This is a very lengthy section that goes over recalls put out by the FDA.  It entails many procedures and outlines what is needed to be done.  The part of this that I am concerned with is the “red tape” procedures and lack of automation and the fact that sometimes with all of this, products get missed and patients are implanted with devices that have been recalled.  Why is this important?  Some of those patient die needlessly!  You can take your choice here, spend perhaps hours going all over the web for information or have the ability to “scan that stent” that takes less than a minute and one could be presented a screen that says “do not use –recalled” or could include new safety information just released. 

Microsoft Tags on CBS Early Show – Wake Up FDA, Pharma and Medical Device Companies –Scan Those Drugs, Medical Devices and Synchronize with an FDA Tag Data Base – Recalls, Theft Tracking and More….

This is part of my little ongoing campaign on the blog here to hopefully open some ears to some technology that is here today and can help facilitate this and be effective and simple not only for hospitals and doctors, but also for the consumer.  I’m not going to repeat the dozen or so posts I have made, but rather will include what I have sent to the FDA, some device and drug companies and you can make up your mind and see what you think.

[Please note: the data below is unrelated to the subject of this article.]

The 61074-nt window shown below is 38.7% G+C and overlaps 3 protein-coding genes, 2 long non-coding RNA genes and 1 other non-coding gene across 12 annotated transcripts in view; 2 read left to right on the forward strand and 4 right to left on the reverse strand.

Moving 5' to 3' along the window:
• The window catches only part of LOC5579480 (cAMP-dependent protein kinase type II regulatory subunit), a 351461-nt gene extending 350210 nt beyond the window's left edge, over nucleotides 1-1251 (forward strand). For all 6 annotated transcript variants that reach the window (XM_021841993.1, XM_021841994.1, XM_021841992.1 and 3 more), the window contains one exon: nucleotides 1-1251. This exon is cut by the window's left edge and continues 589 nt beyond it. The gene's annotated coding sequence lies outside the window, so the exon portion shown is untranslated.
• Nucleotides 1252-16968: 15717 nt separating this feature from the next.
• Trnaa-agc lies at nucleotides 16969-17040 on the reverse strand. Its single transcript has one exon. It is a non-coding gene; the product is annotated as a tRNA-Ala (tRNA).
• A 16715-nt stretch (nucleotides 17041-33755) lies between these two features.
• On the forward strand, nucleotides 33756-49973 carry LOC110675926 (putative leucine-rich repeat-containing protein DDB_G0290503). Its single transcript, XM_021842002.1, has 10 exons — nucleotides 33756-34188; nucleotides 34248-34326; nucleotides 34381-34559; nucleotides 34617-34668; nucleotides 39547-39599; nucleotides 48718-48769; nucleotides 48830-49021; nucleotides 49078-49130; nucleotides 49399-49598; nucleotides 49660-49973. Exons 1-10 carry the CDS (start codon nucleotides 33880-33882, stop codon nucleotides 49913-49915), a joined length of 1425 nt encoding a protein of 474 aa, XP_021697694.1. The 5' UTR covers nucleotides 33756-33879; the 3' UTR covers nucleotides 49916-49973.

Use Tags and scan that stent before it is used in surgery –get “real time” recall information!  Also a synchronized data base to ensure compliance with notifications would benefit the FDA too and take away some of the administrative nightmares with data coordination on their end.  I am convinced this is a winner for everyone.  I have had some nice favorable comments from pharmacists too on how it would even help track illegal copy cats and benefit the DEA with tracking stolen drugs, so why not, if we cant take time out from our enthusiasm with IPads for a few moments maybe something like this can share the lime light.